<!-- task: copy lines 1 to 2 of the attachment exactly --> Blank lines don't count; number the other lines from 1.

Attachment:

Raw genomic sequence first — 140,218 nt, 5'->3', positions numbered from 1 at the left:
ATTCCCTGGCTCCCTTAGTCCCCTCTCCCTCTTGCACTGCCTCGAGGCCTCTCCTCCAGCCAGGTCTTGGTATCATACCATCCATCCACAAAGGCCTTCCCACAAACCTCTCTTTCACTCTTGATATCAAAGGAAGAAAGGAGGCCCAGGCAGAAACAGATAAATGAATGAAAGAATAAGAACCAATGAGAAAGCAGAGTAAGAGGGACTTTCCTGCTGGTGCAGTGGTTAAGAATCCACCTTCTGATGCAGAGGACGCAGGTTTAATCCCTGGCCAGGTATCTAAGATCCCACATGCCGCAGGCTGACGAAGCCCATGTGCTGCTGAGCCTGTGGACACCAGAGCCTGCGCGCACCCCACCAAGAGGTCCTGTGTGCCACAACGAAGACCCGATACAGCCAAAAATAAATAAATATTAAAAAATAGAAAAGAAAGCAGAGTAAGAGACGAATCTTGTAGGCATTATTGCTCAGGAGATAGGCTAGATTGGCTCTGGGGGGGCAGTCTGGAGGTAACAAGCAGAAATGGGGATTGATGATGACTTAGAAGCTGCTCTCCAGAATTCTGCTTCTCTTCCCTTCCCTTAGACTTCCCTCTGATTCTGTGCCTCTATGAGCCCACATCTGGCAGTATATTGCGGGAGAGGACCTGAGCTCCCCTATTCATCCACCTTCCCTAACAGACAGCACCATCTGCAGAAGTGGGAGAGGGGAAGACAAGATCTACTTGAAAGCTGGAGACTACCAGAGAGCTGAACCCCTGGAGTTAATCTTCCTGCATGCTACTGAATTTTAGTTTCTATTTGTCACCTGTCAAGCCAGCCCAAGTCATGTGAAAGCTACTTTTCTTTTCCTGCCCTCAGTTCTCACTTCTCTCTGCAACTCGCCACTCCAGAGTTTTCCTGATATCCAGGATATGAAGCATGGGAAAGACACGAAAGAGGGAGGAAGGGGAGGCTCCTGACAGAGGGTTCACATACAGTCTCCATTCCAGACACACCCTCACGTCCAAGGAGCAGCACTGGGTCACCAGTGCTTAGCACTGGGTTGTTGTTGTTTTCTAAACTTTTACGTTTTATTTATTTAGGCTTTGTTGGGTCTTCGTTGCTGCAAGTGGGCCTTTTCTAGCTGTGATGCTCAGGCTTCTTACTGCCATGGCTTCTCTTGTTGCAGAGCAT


Raw genomic sequence first — 140,218 nt, 5'->3', positions numbered from 1 at the left:
ATTCCCTGGCTCCCTTAGTCCCCTCTCCCTCTTGCACTGCCTCGAGGCCTCTCCTCCAGCCAGGTCTTGGTATCATACCATCCATCCACAAAGGCCTTCCCACAAACCTCTCTTTCACTCTTGATATCAAAGGAAGAAAGGAGGCCCAGGCAGAAACAGATAAATGAATGAAAGAATAAGAACCAATGAGAAAGCAGAGTAAGAGGGACTTTCCTGCTGGTGCAGTGGTTAAGAATCCACCTTCTGATGCAGAGGACGCAGGTTTAATCCCTGGCCAGGTATCTAAGATCCCACATGCCGCAGGCTGACGAAGCCCATGTGCTGCTGAGCCTGTGGACACCAGAGCCTGCGCGCACCCCACCAAGAGGTCCTGTGTGCCACAACGAAGACCCGATACAGCCAAAAATAAATAAATATTAAAAAATAGAAAAGAAAGCAGAGTAAGAGACGAATCTTGTAGGCATTATTGCTCAGGAGATAGGCTAGATTGGCTCTGGGGGGGCAGTCTGGAGGTAACAAGCAGAAATGGGGATTGATGATGACTTAGAAGCTGCTCTCCAGAATTCTGCTTCTCTTCCCTTCCCTTAGACTTCCCTCTGATTCTGTGCCTCTATGAGCCCACATCTGGCAGTATATTGCGGGAGAGGACCTGAGCTCCCCTATTCATCCACCTTCCCTAACAGACAGCACCATCTGCAGAAGTGGGAGAGGGGAAGACAAGATCTACTTGAAAGCTGGAGACTACCAGAGAGCTGAACCCCTGGAGTTAATCTTCCTGCATGCTACTGAATTTTAGTTTCTATTTGTCACCTGTCAAGCCAGCCCAAGTCATGTGAAAGCTACTTTTCTTTTCCTGCCCTCAGTTCTCACTTCTCTCTGCAACTCGCCACTCCAGAGTTTTCCTGATATCCAGGATATGAAGCATGGGAAAGACACGAAAGAGGGAGGAAGGGGAGGCTCCTGACAGAGGGTTCACATACAGTCTCCATTCCAGACACACCCTCACGTCCAAGGAGCAGCACTGGGTCACCAGTGCTTAGCACTGGGTTGTTGTTGTTTTCTAAACTTTTACGTTTTATTTATTTAGGCTTTGTTGGGTCTTCGTTGCTGCAAGTGGGCCTTTTCTAGCTGTGATGCTCAGGCTTCTTACTGCCATGGCTTCTCTTGTTGCAGAGCAT